Tokyo's Ginza is known as the most fashionable neighborhood in the Japanese capital — and, perhaps by extension, the world. So when a local elementary school needed new school uniforms, they reached out to the Italian luxury brand Armani for help.
That would be about three times as much as the current uniforms, parents noted. “Why Armani?” one complained, according to a report from the local education board.
Even in style-conscious Japan, the new uniforms are being seen as too pricey for children's clothing — especially since Taimei is a state-funded school. School uniforms are widely worn in Japan, but their aim is generally to develop a sense of school identity and avoid the burden of adolescent fashion — not add to it.
Though the new uniform is not compulsory, it could create embarrassment for students whose families can't afford it, some commentators said. Adopting an Armani uniform is like saying “no to poor people” or that only those children who take “pride in Armani” should come, wrote well-known education personality Naoki Ogi, also known as Ogi-Mama, on his blog.
“I was surprised,” one unnamed parent told HuffPost Japan. “Why has a luxury brand design been chosen as the uniform of a public elementary school?”
On Thursday, opposition lawmaker Manabu Terada raised the issue at a meeting of the Lower House Budget Committee in Japan's Diet, noting the uniform was more expensive than some business suits for adults. Government ministers agreed that some families may not be able to afford the new clothing. Education Minister Yoshimasa Hayashi said that the school should have discussed the matter with parents first and that his ministry would look into taking steps to avoid any “excessive” burden on parents, Kyodo News Agency reported.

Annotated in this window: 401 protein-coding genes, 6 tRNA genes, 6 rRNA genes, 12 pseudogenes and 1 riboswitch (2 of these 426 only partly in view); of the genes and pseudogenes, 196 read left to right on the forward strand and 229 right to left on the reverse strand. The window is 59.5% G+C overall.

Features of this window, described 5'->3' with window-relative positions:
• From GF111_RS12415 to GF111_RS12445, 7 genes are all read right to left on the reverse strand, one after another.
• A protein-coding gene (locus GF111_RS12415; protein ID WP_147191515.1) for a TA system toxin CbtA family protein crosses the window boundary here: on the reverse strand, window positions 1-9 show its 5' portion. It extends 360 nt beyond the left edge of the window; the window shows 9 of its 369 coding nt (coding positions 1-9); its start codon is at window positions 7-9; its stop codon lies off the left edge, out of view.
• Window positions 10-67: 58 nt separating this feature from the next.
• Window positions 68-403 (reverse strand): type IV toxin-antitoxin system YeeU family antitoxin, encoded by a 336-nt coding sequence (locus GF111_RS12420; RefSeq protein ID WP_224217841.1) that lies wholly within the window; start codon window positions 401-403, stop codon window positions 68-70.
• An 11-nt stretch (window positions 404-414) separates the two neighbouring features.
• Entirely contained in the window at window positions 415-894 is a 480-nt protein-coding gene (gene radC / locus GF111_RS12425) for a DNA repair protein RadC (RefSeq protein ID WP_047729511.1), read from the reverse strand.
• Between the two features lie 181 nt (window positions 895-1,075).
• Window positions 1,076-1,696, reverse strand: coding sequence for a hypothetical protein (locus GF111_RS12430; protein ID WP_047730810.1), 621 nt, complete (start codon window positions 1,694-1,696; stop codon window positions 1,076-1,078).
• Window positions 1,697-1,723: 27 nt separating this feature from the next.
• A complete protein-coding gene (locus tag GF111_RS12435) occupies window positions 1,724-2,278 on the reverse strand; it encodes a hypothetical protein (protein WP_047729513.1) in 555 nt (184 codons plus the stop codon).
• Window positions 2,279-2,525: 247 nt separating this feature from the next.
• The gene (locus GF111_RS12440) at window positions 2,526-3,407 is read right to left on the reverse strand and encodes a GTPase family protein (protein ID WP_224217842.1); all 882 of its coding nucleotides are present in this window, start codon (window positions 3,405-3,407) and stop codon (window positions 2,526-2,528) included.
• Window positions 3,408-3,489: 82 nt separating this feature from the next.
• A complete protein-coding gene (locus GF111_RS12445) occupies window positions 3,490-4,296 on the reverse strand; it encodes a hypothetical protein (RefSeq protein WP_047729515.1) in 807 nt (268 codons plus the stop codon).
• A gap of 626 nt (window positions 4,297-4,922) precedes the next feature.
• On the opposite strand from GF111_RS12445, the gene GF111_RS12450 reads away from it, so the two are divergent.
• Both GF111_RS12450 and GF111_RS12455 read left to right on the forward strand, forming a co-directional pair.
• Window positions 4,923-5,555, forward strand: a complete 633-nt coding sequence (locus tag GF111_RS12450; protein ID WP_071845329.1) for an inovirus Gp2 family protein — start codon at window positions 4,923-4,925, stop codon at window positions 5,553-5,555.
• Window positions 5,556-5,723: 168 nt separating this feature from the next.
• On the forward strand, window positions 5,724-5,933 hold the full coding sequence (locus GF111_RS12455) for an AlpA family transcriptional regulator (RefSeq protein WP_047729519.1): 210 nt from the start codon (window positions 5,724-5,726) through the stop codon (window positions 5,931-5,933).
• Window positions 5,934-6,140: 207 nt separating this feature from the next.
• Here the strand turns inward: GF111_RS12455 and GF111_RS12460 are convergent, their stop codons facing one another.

The backlash has brought unwanted attention to Taimei Elementary, which dates its history from the late 19th century and whose well-known ivy-covered school building is just blocks away from Tokyo's most expensive real estate.
It also raised questions about the decision-making for the redesign. The school had decided it needed a new uniform last summer, principal Toshitsugu Wada told the local education board. But parents first learned that the uniforms would be designed by Armani in November, when Wada sent a letter to the school community announcing his decision and justifying the luxury childrenswear by deeming the school a “Ginza landmark.”
The English-language Asahi Shimbun news site reported that when the education board asked whether plans for a new uniform could be scrapped, Wada told them that the old uniform was no longer being produced. The Armani design is scheduled to be introduced in April.
At a news conference on Friday, Wada said that he chose Armani because the brand operated a boutique near the school and because it would fit Taimei's identity as a “school of Ginza.” Wada said that the controversy surrounding the choice had not changed his belief that the cost of the new uniforms was worth it, according to news agency reports.
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